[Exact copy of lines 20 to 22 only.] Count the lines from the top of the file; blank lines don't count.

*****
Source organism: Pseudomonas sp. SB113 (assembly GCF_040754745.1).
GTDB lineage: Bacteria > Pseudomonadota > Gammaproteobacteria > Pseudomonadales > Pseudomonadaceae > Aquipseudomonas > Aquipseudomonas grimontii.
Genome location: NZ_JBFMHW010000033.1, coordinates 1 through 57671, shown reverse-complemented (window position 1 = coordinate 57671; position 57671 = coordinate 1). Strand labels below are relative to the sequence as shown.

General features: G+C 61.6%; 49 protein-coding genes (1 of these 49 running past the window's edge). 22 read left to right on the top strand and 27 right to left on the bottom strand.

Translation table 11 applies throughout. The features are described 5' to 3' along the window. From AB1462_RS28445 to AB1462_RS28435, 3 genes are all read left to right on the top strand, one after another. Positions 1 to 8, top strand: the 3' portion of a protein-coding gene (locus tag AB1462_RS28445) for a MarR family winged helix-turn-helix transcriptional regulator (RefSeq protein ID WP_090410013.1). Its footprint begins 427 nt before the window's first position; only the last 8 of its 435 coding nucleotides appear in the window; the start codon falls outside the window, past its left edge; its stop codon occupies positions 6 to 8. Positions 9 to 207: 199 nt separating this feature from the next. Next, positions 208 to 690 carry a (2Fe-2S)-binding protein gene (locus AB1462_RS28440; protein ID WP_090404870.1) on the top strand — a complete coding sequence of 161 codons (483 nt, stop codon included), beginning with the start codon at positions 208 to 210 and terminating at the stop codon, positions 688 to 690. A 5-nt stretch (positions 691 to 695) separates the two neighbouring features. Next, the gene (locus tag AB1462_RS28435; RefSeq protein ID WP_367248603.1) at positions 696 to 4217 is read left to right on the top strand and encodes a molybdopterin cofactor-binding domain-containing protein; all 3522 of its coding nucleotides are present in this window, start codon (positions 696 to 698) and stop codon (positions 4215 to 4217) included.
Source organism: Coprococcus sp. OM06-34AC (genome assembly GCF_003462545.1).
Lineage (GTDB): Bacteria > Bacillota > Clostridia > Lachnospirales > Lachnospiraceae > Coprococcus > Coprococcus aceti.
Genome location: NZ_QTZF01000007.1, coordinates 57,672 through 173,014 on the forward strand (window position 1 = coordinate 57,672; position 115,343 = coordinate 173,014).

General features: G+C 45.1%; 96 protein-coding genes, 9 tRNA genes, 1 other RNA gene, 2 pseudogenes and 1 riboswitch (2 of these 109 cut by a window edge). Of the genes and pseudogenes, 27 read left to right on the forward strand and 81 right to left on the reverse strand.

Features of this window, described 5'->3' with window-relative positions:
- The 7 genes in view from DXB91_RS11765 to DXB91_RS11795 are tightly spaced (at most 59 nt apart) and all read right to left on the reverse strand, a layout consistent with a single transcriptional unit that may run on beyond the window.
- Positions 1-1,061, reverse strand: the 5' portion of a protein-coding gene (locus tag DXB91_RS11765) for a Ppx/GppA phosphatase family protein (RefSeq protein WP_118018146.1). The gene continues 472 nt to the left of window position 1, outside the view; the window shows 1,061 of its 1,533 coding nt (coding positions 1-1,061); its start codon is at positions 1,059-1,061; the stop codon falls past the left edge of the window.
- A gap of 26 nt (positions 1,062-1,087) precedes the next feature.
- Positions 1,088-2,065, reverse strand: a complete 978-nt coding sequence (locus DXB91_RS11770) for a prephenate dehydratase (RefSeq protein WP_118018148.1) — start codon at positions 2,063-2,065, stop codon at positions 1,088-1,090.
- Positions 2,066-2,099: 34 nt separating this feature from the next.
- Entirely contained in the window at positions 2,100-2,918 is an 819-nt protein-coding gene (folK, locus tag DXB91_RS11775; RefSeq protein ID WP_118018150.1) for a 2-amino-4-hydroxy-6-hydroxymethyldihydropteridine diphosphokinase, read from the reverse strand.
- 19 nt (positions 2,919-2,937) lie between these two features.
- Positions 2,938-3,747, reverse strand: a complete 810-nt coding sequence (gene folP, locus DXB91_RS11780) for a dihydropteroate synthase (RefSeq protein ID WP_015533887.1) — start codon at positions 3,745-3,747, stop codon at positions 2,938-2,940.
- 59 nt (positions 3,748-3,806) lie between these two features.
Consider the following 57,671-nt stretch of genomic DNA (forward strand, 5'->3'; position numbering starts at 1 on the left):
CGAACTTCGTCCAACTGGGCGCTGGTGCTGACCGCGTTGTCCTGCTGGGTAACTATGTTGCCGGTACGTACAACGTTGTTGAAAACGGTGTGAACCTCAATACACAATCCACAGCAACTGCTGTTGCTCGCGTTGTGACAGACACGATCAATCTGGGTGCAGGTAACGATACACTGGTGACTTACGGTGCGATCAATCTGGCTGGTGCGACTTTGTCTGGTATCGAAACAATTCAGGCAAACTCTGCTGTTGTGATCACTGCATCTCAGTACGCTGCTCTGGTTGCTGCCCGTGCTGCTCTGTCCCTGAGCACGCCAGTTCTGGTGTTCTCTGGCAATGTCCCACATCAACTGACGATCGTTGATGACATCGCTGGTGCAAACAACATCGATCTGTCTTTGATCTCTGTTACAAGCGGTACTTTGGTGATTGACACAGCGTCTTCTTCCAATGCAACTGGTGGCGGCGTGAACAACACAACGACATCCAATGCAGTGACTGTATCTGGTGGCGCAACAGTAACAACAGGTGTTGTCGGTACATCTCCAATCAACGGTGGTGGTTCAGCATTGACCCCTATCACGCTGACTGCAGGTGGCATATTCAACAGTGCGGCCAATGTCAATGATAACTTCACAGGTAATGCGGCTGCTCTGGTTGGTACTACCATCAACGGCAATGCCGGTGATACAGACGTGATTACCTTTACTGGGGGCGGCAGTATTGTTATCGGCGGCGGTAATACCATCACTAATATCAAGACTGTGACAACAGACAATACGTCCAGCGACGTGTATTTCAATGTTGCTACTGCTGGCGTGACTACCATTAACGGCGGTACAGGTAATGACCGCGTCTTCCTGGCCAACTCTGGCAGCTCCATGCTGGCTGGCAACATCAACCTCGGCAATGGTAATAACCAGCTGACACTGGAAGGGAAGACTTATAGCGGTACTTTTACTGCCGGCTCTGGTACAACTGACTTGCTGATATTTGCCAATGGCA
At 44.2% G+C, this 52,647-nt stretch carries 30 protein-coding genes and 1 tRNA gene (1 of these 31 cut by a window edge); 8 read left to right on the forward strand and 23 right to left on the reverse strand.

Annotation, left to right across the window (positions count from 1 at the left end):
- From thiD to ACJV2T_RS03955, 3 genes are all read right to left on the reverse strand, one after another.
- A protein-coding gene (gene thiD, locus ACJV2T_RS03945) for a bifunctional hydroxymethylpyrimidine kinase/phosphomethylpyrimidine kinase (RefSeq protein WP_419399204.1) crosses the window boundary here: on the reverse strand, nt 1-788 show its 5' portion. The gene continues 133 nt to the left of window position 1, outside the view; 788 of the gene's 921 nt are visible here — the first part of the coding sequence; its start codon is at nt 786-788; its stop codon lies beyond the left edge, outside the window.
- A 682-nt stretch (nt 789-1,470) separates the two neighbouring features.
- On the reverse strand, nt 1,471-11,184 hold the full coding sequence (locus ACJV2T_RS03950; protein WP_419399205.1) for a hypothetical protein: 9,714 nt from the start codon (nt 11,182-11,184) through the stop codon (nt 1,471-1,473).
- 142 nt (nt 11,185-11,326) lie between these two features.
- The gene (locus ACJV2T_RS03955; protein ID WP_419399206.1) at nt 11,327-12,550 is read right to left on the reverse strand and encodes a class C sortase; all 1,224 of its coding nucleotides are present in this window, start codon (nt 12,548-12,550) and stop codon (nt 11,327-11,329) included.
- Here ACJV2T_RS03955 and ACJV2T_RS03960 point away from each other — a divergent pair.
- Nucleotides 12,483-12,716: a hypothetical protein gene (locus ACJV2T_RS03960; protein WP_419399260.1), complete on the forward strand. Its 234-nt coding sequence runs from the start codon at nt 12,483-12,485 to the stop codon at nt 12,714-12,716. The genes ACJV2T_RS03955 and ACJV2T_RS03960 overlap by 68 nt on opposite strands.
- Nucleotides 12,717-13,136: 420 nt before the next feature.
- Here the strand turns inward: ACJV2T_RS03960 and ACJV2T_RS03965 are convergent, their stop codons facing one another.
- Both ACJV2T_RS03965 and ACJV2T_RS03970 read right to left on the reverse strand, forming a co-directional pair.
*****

Consider the following 57,671-nt stretch of genomic DNA (forward strand, 5'->3'; position numbering starts at 1 on the left):
CGAACTTCGTCCAACTGGGCGCTGGTGCTGACCGCGTTGTCCTGCTGGGTAACTATGTTGCCGGTACGTACAACGTTGTTGAAAACGGTGTGAACCTCAATACACAATCCACAGCAACTGCTGTTGCTCGCGTTGTGACAGACACGATCAATCTGGGTGCAGGTAACGATACACTGGTGACTTACGGTGCGATCAATCTGGCTGGTGCGACTTTGTCTGGTATCGAAACAATTCAGGCAAACTCTGCTGTTGTGATCACTGCATCTCAGTACGCTGCTCTGGTTGCTGCCCGTGCTGCTCTGTCCCTGAGCACGCCAGTTCTGGTGTTCTCTGGCAATGTCCCACATCAACTGACGATCGTTGATGACATCGCTGGTGCAAACAACATCGATCTGTCTTTGATCTCTGTTACAAGCGGTACTTTGGTGATTGACACAGCGTCTTCTTCCAATGCAACTGGTGGCGGCGTGAACAACACAACGACATCCAATGCAGTGACTGTATCTGGTGGCGCAACAGTAACAACAGGTGTTGTCGGTACATCTCCAATCAACGGTGGTGGTTCAGCATTGACCCCTATCACGCTGACTGCAGGTGGCATATTCAACAGTGCGGCCAATGTCAATGATAACTTCACAGGTAATGCGGCTGCTCTGGTTGGTACTACCATCAACGGCAATGCCGGTGATACAGACGTGATTACCTTTACTGGGGGCGGCAGTATTGTTATCGGCGGCGGTAATACCATCACTAATATCAAGACTGTGACAACAGACAATACGTCCAGCGACGTGTATTTCAATGTTGCTACTGCTGGCGTGACTACCATTAACGGCGGTACAGGTAATGACCGCGTCTTCCTGGCCAACTCTGGCAGCTCCATGCTGGCTGGCAACATCAACCTCGGCAATGGTAATAACCAGCTGACACTGGAAGGGAAGACTTATAGCGGTACTTTTACTGCCGGCTCTGGTACAACTGACTTGCTGATATTTGCCAATGGCA
At 44.2% G+C, this 52,647-nt stretch carries 30 protein-coding genes and 1 tRNA gene (1 of these 31 cut by a window edge); 8 read left to right on the forward strand and 23 right to left on the reverse strand.